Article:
-STICK TO A BEDTIME. Everyone says, "Get lots of rest," but no one tells you how. If you know that you're going to wake up at 5am everyday, then you need to go to bed at a reasonable hour. There will be nights when you think, "I could make ONE more handout/worksheet/display," but you need to fight that urge. A teacher's work is never done, and although commitment to your craft is commendable, you won't do anyone any good if you're exhausted. 

-UPDATE YOUR CONTACT INFO. Make sure you have the phone numbers for your cooperating teacher and the main office at your placement site IN your phone. You don't want to find yourself sifting through a folder or old emails while waiting for a tow truck at 7am.

-DON'T SMILE. At least for the first week of teaching. Be yourself around adults, but set the precedent with your students that you are not to be messed with. It's the hardest thing to do, but if your kids think you're looking for their approval instead of the other way around, they'll put you through hell. When kids aren't being awesome, they're the WORST.

-LET IT GO. You'll have days when you'll feel like a terrible human being because some kid yelled at you, or cried, or tells you they hate you, but you have to let it go. Every day you teach is a new day, and teaching is more like an ongoing series of experiments. What works one day may not work the next, and vice versa. Also, students have terribly short memories, so if you don't treat something that happened on a Monday like it was a big deal on Tuesday, they won't either. Unfortunately, the short-term memory also applies to successful lessons, so remember to reinforce the good stuff.

-BE NICE TO YOURSELF AND YOUR LOVED ONES. When you feel like you're in over your head, or you just can't take it anymore, do something nice for yourself or for someone you love. I didn't do enough of that, and in retrospect, I could have taken the time to go out to dinner with my husband, or spend a few hours doing something for myself. The world wouldn't have ended if I didn't work every waking hour, and I know how grateful my friends and family would have been to see me. 

I think that covers the "advice" section. Now, for a supply list! Remember how exciting it was to get your "school supply checklist" before starting a new school year? I do, and I wish I had thought to make one for myself before beginning Student Teaching. Here's what you'll need:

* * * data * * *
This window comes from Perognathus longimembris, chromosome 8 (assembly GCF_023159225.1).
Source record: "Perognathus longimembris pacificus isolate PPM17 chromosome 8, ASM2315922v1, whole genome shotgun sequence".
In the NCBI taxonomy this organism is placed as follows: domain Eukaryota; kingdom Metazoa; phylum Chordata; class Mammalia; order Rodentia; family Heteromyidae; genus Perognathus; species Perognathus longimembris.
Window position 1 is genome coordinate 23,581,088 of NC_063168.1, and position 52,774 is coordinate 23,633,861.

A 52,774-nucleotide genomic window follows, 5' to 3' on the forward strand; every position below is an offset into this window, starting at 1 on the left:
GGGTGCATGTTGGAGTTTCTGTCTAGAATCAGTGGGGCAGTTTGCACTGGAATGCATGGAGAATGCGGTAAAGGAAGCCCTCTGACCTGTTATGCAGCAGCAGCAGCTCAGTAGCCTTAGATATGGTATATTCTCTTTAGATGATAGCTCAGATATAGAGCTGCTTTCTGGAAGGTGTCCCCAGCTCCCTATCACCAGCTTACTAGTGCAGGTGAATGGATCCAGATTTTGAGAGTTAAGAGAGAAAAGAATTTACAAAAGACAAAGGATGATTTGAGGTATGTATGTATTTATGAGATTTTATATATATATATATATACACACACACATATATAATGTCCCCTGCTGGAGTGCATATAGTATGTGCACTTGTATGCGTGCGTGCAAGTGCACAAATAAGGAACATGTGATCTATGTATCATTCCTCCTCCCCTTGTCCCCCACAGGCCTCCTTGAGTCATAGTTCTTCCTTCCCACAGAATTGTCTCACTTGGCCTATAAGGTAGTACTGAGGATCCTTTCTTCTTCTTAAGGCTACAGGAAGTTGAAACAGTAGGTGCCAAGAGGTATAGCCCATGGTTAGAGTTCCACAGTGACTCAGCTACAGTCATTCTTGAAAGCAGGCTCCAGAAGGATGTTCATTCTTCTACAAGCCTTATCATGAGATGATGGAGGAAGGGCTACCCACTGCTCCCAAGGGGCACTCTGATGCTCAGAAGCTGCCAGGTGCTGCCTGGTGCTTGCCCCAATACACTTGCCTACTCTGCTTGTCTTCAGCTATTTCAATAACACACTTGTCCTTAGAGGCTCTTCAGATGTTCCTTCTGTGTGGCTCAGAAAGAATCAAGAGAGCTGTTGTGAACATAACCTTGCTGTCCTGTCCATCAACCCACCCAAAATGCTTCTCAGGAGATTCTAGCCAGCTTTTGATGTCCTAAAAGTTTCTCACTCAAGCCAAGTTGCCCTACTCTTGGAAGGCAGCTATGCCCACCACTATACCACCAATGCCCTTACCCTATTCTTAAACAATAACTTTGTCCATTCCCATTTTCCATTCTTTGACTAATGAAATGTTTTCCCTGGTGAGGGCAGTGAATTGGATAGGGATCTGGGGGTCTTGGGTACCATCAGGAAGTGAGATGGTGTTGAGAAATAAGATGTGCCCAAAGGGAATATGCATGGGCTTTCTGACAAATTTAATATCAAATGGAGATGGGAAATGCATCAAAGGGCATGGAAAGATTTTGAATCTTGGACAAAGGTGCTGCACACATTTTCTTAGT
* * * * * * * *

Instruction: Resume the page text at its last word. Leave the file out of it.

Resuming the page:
• Snacks. Granola bars, fruit, delicious tidbits and treats for the days when you can't stop for lunch.
  • A portable file box and plenty of folders.
  • Stampers, stickers, or anything to put on graded work. It's amazing how universally pleasing it is to see a "received" or "completed" stamp on your work, even if it isn't graded.
  • Gradebooks. A hard copy AND an electronic version. 
  • Index cards. I used more than I thought I would, and they worked beautifully in several situations, especially for bellringers and exit slips.
  • Chalk or dry erase markers. The markers were notorious for running out quickly, so I always had an extra supply on hand. 
  • Binder clips. Every size. These little doo-hickeys were incredibly handy. Paperclips and rubber bands too.
  • Electrical cords. Adapters, extension cords, and USB cables. Have your own and make sure to label.
  • Colored tape. This was a handy way to label my stuff, mark out desk arrangements, block off sections on the classroom boards, and hang up student work when bulletin board space was unavailable.
  • Hand sanitizer. Kids are filthy. Keep your hands clean.
  • POST-IT NOTES. For everything. 
If I think of anything else, I'll be sure to add it to this list. If anyone else wants to add to it, please feel free to make suggestions via "comments." 

Student Teaching may have been the most difficult job I have ever had, but I'm sure others have had it worse/better. The best thing my husband told me before and during the experience: It'll just get easier. 

It does. Good luck to you, future teachers! It only gets better!